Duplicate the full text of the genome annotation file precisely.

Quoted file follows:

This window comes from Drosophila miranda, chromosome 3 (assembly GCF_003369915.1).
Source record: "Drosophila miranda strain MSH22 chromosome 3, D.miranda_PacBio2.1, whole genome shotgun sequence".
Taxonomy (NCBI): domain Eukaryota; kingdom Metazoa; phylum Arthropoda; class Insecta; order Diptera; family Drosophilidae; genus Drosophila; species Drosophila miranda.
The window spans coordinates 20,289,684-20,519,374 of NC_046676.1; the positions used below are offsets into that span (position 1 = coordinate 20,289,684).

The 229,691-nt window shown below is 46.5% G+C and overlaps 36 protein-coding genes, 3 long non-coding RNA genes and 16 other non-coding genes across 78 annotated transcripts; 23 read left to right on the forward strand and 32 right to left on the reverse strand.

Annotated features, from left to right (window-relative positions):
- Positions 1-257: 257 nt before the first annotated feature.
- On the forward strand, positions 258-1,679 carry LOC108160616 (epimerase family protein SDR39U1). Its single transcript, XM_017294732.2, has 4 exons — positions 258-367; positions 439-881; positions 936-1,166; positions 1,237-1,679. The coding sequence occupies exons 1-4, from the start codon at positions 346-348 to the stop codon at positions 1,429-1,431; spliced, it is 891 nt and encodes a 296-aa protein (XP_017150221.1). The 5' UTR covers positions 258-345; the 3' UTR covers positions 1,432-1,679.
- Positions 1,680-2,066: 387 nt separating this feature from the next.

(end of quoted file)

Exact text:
This window comes from Drosophila miranda, chromosome 3 (assembly GCF_003369915.1).
Source record: "Drosophila miranda strain MSH22 chromosome 3, D.miranda_PacBio2.1, whole genome shotgun sequence".
Taxonomy (NCBI): domain Eukaryota; kingdom Metazoa; phylum Arthropoda; class Insecta; order Diptera; family Drosophilidae; genus Drosophila; species Drosophila miranda.
The window spans coordinates 20,289,684-20,519,374 of NC_046676.1; the positions used below are offsets into that span (position 1 = coordinate 20,289,684).

The 229,691-nt window shown below is 46.5% G+C and overlaps 36 protein-coding genes, 3 long non-coding RNA genes and 16 other non-coding genes across 78 annotated transcripts; 23 read left to right on the forward strand and 32 right to left on the reverse strand.

Annotated features, from left to right (window-relative positions):
- Positions 1-257: 257 nt before the first annotated feature.
- On the forward strand, positions 258-1,679 carry LOC108160616 (epimerase family protein SDR39U1). Its single transcript, XM_017294732.2, has 4 exons — positions 258-367; positions 439-881; positions 936-1,166; positions 1,237-1,679. The coding sequence occupies exons 1-4, from the start codon at positions 346-348 to the stop codon at positions 1,429-1,431; spliced, it is 891 nt and encodes a 296-aa protein (XP_017150221.1). The 5' UTR covers positions 258-345; the 3' UTR covers positions 1,432-1,679.
- Positions 1,680-2,066: 387 nt separating this feature from the next.